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A country-by-country evaluation of source data is given in Table 2 of Annex 1. Only an overview is presented here.

Developed countries: It has been possible to compile detailed data for most countries with accuracy which generally exceeds by far that achieved for developing countries. Data on growing stock, woody biomass, growth rates and harvest yields are included. However, the quality and quantity of the data vary considerably between the countries, and there are many gaps in the information supplied. Therefore, regional totals cannot be made for all variables studied. Moreover, core definitions have been interpreted and applied quite differently in the various country groups due to differences in basic concepts and schools of thought.

Developing countries: The situation can be described as follows:

- Out of 143 countries assessed, all except seven possessed one estimate of forest cover carried out sometime between 1970 and 1990, mostly based on remote sensing.

- The variations in the date of the collection of the country data still present a major constraint. It has been found that on average the country data made available for the 1990 assessment were, in fact, close to ten years old, i.e. relating to around 1980;

- Twenty-five countries had carried out more than one forest cover assessment, which formed the basis for developing the adjustment function.

- There had been substantial developments in technological capability, in particular the application of geographic information systems (GIS), remote sensing and modelling techniques.

Global synthesis: This component was not designed in the planning stage, but was carried out as a final operation after the completion of the assessments for the developed and developing countries.

Results obtained regarding forest area change are incomplete and not conclusive. In estimating area changes, there are two problems. The first concerns the concept of "gross" and "net" change. The positive and negative changes in the forest cover of a country may cancel each other out and produce a net change in forest cover close to zero. Purely for forest area accounting this does not matter; however for the assessment of the "environmental functions" of the forest, it is preferable to have separate estimations for both positive and negative changes in forest cover.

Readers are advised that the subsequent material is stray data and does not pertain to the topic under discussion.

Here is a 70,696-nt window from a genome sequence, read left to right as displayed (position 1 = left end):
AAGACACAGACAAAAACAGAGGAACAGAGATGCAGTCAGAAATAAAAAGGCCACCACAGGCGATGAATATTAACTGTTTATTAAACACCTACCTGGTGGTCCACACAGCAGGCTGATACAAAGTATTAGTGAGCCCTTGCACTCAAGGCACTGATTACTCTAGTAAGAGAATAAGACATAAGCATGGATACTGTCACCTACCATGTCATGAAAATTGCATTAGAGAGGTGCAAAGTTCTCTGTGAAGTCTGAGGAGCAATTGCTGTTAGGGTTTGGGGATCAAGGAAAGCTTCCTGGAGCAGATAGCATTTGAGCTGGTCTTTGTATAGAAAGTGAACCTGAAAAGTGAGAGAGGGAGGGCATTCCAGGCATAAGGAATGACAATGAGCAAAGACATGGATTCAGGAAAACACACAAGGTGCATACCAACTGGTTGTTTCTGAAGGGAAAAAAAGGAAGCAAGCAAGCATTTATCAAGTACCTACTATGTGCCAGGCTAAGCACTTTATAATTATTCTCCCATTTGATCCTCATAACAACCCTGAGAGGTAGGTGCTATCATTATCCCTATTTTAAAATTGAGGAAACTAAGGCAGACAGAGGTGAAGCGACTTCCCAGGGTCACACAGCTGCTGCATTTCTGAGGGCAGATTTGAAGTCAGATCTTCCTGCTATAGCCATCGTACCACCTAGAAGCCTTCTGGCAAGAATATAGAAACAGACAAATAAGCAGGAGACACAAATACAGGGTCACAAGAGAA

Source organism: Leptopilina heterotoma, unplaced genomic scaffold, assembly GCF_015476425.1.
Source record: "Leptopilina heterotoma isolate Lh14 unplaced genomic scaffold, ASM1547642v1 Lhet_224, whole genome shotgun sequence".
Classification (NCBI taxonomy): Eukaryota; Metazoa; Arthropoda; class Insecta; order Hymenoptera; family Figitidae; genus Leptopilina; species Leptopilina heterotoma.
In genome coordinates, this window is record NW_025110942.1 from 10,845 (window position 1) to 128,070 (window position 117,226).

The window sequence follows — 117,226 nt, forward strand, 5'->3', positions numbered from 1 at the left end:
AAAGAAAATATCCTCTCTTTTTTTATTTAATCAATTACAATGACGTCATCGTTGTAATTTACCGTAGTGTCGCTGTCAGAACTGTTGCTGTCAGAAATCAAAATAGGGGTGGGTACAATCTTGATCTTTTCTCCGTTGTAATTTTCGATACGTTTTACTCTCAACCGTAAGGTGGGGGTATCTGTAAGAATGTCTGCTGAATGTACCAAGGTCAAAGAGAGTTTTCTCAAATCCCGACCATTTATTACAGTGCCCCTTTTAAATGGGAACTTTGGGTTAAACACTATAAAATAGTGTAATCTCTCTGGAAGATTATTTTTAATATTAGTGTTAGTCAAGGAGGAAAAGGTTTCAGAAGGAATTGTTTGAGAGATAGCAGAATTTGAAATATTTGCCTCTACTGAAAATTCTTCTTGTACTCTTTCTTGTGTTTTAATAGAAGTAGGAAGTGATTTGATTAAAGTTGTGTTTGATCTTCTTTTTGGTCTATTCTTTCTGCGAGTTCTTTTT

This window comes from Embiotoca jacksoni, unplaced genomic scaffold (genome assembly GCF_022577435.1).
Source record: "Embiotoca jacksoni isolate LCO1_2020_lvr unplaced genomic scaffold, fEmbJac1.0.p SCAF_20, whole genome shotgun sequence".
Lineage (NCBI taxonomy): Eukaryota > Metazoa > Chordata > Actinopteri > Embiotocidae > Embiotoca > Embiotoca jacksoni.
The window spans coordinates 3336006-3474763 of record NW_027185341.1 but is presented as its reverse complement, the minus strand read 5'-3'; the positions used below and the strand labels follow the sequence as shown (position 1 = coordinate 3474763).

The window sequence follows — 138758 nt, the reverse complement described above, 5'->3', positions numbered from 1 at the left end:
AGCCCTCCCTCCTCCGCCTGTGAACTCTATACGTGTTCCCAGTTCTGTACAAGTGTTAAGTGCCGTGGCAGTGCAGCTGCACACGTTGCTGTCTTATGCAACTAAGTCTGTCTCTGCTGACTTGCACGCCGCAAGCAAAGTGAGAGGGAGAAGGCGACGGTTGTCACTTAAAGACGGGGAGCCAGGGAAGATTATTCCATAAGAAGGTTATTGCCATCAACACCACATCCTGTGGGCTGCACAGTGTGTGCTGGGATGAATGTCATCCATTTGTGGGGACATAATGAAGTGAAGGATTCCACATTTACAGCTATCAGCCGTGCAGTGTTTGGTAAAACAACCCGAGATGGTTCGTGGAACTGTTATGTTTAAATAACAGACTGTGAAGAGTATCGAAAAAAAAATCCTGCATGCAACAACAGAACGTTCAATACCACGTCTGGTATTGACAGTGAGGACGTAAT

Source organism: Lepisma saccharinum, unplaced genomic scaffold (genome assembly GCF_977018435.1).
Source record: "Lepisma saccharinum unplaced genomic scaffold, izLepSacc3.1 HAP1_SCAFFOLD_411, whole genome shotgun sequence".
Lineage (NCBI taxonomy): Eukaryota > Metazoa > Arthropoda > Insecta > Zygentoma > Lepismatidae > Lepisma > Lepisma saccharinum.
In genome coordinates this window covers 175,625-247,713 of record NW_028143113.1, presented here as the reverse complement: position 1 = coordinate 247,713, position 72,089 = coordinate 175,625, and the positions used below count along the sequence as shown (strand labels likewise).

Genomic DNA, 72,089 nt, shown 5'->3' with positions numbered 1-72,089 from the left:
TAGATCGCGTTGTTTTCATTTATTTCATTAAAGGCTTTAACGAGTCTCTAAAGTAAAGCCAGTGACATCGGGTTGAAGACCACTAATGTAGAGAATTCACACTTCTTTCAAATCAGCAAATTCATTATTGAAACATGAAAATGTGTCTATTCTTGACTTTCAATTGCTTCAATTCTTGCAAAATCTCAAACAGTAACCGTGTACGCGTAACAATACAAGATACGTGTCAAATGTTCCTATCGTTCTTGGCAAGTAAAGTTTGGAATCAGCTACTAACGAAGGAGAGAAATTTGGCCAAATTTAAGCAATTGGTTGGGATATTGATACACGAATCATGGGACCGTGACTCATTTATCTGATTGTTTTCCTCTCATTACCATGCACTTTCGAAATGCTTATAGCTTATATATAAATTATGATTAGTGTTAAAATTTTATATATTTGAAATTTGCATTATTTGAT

The second question concerns changes in the definitions and mensurational standards used in a country over time. This may result in estimates which include "real change" as well as "spurious change" due to improvements in measurement techniques. In such a case, it is necessary toreappraise the baseline results according to the improved definitions and only then compare values at two different points in time. Only in this way can valid estimates of change be obtained.

On a global scale further complications arise because definitions and/or measurement techniques differ among countries. These may produce estimates at global level of unknown reliability. In the 1990 assessment, harmonization of country data on a global basis was undertaken for the developing countries, but not for the developed ones. This, however, should not distort the results as the magnitude of change in the developed countries is rather small.

In the context of change assessment, the pan-tropical survey based on remote sensing implemented as a part of Forest Resources Assessment 1990 Project, deserves a special mention. It provides statistically reliable and consistent estimates of forest cover over space and time. Of particular interest are the "change matrices" which show the extent as well as direction of land cover changes and can thus help to explain the process of deforestation and forest degradation and, in particular, the transfer of forest land to agriculture and other purposes.

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